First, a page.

Gophers


Richardson Ground SquirrelThe Richardson Ground Squirrel also known as 'the Gopher' are very common in Airdrie. The City has a zero tolerance level for gophers on sports fields as they create tripping hazards. The Parks department regularly monitors them for gopher activity.

Sports fields take priority for the gopher control program followed by other general parks spaces.

 

Other local rodents

Northern Pocket GopherThe Northern Pocket Gopher may leave small mounds of loam in your yard with no visible entrance to a burrow system. Quite often you can find the entrance to the burrow system using a probe. Trapping is the most effective method of controlling these critters.

 


Voles or Field Mice are a compact, stocky rodent with short legs and short tail and may be 14 to 19cm, quite often with grey fur. Voles eat a variety of plants, mostly grasses as well as eating the bark around the base of smaller trees. Voles can be found in all areas of the city, but are most commonly found in areas bordering open spaces and fields.

Voles leave trail systems throughout homeowners lawns and gardens, which are noticeable in the spring time when the snow has melted. Large population fluctuations are characteristic of voles. After a winter with a large snow accumulation, there is often a higher vole population in the spring.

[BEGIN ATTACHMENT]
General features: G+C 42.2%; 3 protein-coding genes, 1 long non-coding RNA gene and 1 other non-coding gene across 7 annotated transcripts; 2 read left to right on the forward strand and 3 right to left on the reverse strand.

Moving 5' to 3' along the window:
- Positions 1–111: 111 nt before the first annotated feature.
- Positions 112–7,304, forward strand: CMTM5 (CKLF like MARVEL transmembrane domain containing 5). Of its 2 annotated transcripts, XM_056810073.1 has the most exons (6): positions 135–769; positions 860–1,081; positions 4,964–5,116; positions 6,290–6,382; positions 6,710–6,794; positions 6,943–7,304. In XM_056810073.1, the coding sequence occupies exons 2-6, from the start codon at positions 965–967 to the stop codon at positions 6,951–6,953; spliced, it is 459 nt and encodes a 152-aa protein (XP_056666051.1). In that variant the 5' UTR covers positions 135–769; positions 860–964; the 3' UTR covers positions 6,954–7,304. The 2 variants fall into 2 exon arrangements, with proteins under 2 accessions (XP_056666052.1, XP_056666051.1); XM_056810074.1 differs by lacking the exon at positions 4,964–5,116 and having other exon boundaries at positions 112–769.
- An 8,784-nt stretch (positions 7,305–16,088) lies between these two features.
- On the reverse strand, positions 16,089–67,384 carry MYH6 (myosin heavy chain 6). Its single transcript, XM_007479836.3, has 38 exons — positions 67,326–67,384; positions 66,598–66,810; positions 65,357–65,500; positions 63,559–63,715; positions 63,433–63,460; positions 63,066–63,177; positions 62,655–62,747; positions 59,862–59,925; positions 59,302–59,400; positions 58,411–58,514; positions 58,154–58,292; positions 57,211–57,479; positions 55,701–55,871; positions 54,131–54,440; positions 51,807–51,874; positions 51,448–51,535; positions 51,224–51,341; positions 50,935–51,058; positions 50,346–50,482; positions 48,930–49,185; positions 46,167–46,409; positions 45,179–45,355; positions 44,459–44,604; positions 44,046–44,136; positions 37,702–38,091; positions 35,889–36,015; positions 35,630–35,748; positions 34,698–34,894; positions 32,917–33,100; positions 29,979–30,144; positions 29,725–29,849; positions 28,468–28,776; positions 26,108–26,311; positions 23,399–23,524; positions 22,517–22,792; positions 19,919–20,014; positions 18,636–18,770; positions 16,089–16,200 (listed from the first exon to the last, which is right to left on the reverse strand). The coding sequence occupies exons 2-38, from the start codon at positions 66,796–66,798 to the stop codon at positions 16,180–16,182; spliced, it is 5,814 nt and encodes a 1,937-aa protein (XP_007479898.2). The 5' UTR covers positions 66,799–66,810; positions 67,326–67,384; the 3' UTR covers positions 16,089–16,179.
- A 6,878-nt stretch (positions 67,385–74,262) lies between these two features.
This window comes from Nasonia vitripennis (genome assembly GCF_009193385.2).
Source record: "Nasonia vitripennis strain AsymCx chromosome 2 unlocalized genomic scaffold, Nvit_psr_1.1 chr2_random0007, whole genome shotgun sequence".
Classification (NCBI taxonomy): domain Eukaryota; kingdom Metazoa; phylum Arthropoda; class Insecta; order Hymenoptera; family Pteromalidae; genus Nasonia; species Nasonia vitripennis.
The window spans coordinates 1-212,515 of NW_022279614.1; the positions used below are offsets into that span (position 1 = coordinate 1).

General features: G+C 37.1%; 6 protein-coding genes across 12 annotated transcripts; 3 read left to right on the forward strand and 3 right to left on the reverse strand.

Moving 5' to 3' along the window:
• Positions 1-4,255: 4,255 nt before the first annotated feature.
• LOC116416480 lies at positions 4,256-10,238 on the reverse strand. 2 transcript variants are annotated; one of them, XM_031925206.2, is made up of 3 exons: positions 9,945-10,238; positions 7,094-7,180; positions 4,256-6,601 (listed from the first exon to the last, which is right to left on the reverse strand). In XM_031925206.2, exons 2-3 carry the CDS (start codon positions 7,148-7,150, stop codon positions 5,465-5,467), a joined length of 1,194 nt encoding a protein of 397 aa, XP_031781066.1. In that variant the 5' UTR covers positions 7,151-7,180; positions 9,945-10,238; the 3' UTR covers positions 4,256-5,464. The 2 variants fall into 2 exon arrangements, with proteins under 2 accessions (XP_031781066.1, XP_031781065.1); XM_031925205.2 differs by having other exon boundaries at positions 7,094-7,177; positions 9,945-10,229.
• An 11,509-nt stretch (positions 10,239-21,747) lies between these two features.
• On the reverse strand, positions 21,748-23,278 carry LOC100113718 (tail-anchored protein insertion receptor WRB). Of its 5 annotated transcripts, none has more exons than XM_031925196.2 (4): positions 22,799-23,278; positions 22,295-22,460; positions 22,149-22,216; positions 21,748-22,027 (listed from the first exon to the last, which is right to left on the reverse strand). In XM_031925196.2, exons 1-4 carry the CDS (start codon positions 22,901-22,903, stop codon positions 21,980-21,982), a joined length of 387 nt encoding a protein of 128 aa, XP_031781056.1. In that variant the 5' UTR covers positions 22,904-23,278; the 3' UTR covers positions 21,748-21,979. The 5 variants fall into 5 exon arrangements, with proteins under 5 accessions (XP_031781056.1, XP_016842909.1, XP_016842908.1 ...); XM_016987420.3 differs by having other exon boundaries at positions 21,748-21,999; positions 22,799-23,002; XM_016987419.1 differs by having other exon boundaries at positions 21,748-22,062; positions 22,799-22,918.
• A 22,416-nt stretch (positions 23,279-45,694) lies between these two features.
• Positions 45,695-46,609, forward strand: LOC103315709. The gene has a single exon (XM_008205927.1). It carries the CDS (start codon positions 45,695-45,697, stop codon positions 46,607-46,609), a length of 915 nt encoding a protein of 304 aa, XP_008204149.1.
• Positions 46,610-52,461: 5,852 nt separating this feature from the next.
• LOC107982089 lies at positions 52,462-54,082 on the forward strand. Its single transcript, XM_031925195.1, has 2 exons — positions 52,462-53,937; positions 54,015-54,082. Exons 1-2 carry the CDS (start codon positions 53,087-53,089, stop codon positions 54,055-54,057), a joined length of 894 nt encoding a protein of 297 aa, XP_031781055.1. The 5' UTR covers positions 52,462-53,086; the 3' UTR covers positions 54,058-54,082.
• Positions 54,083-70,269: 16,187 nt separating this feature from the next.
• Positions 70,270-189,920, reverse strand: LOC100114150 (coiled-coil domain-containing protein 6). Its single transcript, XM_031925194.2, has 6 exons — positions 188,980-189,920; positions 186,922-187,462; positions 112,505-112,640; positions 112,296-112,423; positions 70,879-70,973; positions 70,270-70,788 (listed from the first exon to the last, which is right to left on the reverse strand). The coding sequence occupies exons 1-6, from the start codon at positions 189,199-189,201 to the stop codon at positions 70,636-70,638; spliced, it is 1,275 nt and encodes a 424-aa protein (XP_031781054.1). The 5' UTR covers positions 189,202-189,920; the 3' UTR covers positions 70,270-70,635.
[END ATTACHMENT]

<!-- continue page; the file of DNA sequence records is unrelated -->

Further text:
Because the meadow vole is native to the area and plays an important role in the ecology as a primary food source for raptors and carnivorous mammals, the Parks department does not conduct vole control. However, Parks does mow where natural areas with tall grass border residential fence lines to keep the grass down and help prevent voles from entering residential yards. 

Residents can help prevent vole damage in their yard by:

  • Eliminating yard waste such as leaves, grass clipping piles, wood piles.
  • Keeping your grass maintained and mowed.
  • Keeping bird feed off the ground as this may attract voles.
  • Keep a two metre area around the trunk of trees clear of other plants that create cover for vole.
  • Do not pile snow on young trees or shrubs.
  • Wrap the trunk of small trees with ¼” wire mesh. This must be dug into the ground and extend higher than the expected snow line.

To control voles and clean up vole damage:

  • Voles often retreat back into taller grasses when the snow melts in the spring. However, if you have voles living in your back yard, trapping may be effective for controlling a small population. Use a mouse snap trap set perpendicular to the runway, a few inches away from the burrow entrance.
  • Rake and then fertilize affected grass and it will quite often rejuvenate in the spring.
  • Local hardware stores may supply products for control. Follow all label instructions when choosing to use pest control products.
  • When cleaning up droppings or handling any rodent, it is important to wear personal protection such as gloves and a dust mask.
 

Contact us


Parks

P. 403.948.8400

F. 403.948.8403